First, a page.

Plates like this prove that the summer isn't all bad.

It’s that time of year: the crabs have cast off their shells. Cast no aspersions, however, on their sans-exoskeleton status as now they can be cooked and consumed whole. There’s really little else more satisfying than being able to eat a sea creature in toto, and while soft-shell crab dishes are popping up all over Houston, I will, as I do every year, head to Picos for my crustacean fix.

Why? Chef Arnaldo Richards must have the inside scoop, or er, net, with Gulf fishermen because the crabs he manages to procure are most impressive in their girth. When prepared al mojo de ago, lightly dusted with flour and spices then pan-sautéed in garlic-infused olive oil, the crabs’ pristine saline flavor is enriched by unctuous botanical notes as well as some piquant hints of pepper and citrus. The variegated exterior crust provides a satisfying juicy crunch with each bite such that it’s easy to find yourself half done with your plate ($32 for 2, $42 for 3) without alternating tastes of the accompanying avocado chunks, rice, and slaw. However, I recommend making a point to match forkfuls of crab with these respective creamy, starchy, crunchy accoutrements, for their complementary flavors and textures give rise to a maximally enjoyable mouthfeel.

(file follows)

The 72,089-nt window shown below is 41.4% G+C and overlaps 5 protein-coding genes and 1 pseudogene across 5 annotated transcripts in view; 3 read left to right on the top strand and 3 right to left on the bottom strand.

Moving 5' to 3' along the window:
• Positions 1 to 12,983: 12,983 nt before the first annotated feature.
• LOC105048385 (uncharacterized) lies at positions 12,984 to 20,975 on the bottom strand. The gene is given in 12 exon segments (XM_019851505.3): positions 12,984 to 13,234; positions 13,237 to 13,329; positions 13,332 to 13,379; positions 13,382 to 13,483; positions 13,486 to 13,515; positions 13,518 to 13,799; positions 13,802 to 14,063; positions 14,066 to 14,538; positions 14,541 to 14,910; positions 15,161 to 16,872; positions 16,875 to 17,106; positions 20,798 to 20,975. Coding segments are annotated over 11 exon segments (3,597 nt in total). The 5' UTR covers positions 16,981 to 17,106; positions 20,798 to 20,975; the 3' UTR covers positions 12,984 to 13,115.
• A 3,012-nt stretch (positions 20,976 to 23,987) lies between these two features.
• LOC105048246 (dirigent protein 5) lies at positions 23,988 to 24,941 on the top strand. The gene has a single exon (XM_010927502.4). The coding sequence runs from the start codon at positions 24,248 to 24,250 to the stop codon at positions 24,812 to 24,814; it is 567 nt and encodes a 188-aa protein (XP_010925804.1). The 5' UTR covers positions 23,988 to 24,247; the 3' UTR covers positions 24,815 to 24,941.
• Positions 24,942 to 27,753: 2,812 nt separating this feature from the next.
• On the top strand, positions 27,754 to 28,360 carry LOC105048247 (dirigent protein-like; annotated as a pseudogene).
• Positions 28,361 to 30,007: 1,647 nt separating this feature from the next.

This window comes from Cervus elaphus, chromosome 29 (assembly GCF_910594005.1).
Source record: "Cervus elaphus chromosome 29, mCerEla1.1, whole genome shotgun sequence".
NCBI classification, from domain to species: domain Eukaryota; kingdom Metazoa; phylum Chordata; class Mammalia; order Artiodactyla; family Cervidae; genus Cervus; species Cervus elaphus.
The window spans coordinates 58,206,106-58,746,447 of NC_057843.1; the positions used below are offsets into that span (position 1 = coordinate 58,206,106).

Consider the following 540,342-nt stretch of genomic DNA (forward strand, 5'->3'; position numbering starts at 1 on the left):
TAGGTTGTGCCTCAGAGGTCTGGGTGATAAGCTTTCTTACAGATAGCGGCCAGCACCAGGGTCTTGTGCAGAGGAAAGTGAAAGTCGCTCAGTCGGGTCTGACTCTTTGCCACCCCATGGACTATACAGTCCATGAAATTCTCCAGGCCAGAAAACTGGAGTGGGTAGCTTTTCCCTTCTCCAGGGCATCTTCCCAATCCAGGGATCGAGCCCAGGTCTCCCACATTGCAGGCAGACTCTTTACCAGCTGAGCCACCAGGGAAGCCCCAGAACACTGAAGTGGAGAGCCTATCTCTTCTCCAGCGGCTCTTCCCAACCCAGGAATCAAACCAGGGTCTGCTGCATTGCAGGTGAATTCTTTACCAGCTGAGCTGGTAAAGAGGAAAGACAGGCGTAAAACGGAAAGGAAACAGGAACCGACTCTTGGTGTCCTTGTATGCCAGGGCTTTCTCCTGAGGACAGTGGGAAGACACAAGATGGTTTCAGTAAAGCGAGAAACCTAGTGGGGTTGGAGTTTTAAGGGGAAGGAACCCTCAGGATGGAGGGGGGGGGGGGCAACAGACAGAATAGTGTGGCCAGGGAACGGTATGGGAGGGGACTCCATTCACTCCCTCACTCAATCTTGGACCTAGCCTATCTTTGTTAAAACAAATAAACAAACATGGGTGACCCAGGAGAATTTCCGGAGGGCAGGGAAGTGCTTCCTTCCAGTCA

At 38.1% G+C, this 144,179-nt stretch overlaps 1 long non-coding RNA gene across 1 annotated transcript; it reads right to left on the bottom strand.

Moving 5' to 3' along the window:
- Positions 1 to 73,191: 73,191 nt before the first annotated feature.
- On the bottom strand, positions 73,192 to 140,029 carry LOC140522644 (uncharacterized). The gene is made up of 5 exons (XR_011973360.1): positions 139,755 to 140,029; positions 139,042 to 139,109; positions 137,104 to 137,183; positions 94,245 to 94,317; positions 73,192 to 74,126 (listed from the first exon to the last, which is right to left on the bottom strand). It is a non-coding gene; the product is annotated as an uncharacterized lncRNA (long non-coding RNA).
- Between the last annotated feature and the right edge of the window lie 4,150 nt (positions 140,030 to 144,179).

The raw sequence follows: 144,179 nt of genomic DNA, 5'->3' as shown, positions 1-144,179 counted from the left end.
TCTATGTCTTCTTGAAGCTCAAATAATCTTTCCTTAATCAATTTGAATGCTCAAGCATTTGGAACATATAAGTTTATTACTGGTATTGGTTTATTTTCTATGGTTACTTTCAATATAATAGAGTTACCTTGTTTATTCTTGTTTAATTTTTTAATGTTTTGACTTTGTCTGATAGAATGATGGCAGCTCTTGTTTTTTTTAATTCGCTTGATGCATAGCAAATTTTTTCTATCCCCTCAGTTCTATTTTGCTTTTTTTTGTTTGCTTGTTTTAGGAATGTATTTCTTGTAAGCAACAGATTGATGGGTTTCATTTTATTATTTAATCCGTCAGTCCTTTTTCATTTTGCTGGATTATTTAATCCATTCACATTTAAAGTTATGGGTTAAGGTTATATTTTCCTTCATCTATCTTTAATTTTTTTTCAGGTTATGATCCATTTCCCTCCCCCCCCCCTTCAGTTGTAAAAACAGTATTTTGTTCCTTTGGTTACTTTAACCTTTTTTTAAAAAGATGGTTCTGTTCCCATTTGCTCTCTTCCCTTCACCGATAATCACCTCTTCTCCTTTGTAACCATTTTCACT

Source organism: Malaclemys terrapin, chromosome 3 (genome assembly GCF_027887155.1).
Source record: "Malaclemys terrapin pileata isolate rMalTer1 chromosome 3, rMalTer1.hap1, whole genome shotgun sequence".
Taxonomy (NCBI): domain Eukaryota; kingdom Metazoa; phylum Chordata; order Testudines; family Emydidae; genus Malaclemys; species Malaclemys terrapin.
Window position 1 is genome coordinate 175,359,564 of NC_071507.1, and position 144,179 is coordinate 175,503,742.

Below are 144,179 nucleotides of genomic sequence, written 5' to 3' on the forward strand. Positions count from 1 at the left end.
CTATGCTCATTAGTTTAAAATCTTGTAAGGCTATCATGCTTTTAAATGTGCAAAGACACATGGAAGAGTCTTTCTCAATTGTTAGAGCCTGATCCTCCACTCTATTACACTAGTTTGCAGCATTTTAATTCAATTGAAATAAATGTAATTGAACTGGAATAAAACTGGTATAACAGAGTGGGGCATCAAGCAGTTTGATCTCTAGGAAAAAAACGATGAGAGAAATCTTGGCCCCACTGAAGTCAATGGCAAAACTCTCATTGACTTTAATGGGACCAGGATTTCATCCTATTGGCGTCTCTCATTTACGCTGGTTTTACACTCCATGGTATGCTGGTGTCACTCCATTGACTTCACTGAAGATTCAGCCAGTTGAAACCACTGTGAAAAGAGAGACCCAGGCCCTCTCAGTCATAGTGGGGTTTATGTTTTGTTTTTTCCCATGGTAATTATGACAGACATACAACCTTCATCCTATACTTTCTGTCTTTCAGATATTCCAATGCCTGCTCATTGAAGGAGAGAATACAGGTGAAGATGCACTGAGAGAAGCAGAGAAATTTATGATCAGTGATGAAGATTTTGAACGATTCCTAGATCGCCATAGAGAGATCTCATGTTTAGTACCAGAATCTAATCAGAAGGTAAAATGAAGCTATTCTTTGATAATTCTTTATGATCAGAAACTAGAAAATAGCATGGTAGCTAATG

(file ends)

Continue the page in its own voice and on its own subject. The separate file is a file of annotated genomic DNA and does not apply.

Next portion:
Pair that platter of crabbies with a frozen margarita (or two) and that’s my version of a happy meal.

Soft-shell crabs at Picos will be sold throughout the summer, specifically, according to my sources, “until it isn’t hot outside anymore.” So….forever? Eh, probably not. Better go early and often to make sure you secure your soft shells.

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